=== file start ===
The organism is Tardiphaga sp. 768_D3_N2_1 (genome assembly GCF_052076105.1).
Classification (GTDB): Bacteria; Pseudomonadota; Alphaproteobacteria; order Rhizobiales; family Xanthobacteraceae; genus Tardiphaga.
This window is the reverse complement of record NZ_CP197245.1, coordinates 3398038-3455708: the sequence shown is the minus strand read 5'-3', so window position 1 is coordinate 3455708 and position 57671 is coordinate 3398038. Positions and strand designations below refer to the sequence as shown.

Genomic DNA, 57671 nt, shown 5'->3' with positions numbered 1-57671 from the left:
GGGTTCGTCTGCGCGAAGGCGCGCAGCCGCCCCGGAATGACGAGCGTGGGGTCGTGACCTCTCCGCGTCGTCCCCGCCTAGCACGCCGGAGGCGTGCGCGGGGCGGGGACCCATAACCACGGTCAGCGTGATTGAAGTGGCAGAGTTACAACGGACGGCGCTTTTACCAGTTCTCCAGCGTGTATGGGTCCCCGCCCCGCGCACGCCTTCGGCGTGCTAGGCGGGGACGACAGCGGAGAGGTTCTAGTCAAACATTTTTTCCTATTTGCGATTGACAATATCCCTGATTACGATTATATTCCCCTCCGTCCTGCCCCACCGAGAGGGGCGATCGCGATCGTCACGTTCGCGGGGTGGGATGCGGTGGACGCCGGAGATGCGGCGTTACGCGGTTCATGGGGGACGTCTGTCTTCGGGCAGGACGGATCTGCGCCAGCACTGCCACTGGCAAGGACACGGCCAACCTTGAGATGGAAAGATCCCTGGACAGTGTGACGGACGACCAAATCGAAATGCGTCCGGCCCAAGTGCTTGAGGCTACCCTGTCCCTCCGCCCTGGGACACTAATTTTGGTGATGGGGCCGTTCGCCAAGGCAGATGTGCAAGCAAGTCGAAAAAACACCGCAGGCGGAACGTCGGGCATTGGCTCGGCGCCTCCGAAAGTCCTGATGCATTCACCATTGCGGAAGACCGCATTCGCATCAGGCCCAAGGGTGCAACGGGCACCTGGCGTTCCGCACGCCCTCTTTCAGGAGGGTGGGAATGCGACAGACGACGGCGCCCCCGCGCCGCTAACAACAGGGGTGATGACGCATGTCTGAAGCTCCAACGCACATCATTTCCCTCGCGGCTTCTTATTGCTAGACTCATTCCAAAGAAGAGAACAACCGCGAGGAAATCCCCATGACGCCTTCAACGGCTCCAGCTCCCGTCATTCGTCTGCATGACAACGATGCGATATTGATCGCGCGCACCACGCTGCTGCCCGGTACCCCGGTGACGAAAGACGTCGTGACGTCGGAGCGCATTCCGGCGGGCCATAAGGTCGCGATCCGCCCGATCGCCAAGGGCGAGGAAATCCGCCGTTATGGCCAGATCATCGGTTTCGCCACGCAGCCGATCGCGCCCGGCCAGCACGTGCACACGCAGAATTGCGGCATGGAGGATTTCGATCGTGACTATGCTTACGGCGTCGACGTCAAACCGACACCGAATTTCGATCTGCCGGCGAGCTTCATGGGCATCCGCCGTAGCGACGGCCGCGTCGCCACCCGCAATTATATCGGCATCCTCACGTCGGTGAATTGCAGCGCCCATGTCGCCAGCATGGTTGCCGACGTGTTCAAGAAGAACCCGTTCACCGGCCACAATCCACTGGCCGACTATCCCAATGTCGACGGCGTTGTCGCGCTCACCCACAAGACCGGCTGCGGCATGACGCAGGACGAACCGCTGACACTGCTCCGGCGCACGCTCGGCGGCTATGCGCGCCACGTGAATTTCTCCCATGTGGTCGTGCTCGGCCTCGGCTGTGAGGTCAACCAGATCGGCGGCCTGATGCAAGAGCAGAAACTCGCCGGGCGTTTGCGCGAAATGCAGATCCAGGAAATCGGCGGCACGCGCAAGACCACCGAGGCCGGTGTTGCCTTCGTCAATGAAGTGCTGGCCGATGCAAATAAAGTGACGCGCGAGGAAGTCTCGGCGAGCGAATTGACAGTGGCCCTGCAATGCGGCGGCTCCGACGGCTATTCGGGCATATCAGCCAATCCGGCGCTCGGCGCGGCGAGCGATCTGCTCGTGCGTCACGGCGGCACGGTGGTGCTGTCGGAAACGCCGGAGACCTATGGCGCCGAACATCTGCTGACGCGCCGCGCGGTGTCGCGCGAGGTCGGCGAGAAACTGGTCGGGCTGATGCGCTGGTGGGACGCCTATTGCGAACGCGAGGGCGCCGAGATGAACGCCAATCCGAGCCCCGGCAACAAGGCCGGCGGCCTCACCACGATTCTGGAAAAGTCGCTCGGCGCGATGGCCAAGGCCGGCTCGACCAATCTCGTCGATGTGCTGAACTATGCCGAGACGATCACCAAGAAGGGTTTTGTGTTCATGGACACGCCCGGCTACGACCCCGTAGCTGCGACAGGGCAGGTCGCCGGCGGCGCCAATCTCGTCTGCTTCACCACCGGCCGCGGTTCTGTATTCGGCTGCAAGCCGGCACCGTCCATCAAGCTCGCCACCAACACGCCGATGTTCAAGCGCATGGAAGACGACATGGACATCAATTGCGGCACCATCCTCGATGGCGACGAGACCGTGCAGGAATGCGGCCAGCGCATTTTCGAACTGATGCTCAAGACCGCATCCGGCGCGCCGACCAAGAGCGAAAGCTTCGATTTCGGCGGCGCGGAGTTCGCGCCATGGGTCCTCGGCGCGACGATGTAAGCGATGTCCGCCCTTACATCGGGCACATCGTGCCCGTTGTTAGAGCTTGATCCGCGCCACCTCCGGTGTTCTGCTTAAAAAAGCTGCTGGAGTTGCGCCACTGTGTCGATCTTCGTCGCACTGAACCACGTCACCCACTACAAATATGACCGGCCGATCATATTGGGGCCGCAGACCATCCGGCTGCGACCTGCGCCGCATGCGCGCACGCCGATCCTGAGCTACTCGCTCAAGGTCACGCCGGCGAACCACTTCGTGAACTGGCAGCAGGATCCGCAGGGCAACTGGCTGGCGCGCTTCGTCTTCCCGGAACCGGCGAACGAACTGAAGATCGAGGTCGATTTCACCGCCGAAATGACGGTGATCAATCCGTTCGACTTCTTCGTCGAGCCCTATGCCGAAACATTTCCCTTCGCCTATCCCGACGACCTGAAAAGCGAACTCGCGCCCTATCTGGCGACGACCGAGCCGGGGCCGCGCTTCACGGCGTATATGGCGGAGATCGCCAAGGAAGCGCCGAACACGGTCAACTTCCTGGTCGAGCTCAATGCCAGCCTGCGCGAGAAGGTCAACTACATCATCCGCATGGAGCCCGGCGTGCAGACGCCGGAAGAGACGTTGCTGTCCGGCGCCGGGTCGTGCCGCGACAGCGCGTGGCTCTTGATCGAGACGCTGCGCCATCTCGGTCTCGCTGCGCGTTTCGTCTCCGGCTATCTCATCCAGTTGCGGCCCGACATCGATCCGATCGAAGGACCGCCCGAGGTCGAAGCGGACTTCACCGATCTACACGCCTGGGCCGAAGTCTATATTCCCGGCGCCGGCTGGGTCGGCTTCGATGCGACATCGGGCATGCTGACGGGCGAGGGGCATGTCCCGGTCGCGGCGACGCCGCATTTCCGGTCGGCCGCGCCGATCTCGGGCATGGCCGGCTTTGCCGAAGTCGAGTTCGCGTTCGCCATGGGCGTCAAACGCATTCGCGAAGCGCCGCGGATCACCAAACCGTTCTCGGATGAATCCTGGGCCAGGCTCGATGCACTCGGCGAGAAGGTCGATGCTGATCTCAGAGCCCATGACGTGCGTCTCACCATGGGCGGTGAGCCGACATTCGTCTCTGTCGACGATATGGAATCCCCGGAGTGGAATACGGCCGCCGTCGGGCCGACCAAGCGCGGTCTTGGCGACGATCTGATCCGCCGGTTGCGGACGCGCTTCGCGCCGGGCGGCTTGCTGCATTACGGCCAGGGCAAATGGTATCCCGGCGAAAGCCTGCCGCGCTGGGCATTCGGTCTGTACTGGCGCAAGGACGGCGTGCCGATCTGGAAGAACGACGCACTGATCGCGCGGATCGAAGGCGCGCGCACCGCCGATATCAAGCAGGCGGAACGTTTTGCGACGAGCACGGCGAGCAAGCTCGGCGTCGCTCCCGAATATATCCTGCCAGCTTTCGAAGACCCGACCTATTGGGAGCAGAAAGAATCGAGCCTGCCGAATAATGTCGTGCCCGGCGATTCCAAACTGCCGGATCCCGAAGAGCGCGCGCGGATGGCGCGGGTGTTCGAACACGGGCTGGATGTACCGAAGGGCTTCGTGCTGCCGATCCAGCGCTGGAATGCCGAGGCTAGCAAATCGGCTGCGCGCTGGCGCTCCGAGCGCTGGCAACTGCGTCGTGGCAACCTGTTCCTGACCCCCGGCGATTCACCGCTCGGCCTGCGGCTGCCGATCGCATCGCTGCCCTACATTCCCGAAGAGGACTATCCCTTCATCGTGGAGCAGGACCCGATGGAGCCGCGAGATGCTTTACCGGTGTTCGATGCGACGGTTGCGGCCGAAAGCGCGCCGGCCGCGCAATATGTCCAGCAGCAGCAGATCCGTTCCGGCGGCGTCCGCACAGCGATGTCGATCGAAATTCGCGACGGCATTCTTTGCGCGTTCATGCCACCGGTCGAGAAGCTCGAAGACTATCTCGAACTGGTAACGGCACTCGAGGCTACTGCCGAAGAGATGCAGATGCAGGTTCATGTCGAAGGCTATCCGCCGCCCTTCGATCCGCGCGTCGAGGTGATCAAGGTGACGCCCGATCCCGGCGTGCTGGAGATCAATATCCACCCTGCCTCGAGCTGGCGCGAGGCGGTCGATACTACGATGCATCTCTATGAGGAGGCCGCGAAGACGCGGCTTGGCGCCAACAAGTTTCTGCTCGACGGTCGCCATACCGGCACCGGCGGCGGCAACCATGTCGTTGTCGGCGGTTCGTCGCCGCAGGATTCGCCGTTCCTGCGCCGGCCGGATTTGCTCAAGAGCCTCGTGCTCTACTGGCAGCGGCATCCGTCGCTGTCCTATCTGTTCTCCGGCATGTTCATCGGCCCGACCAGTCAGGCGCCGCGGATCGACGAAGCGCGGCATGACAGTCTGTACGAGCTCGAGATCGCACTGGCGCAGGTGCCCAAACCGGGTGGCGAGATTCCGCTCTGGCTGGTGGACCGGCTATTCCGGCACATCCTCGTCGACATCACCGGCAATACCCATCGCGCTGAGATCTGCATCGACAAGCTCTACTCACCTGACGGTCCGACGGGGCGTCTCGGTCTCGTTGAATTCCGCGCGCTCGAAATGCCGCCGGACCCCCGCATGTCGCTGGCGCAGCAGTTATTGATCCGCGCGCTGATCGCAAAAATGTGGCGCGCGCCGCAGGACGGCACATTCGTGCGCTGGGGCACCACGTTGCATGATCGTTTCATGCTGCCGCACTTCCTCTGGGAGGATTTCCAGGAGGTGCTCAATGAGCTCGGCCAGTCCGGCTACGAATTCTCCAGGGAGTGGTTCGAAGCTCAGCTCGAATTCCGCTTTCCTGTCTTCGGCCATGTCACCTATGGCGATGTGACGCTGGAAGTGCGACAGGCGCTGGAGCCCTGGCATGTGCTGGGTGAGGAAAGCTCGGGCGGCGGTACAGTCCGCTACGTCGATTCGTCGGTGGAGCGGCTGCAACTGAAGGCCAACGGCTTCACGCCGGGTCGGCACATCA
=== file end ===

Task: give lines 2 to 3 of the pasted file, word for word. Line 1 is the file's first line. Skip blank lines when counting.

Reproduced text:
Classification (GTDB): Bacteria; Pseudomonadota; Alphaproteobacteria; order Rhizobiales; family Xanthobacteraceae; genus Tardiphaga.
This window is the reverse complement of record NZ_CP197245.1, coordinates 3398038-3455708: the sequence shown is the minus strand read 5'-3', so window position 1 is coordinate 3455708 and position 57671 is coordinate 3398038. Positions and strand designations below refer to the sequence as shown.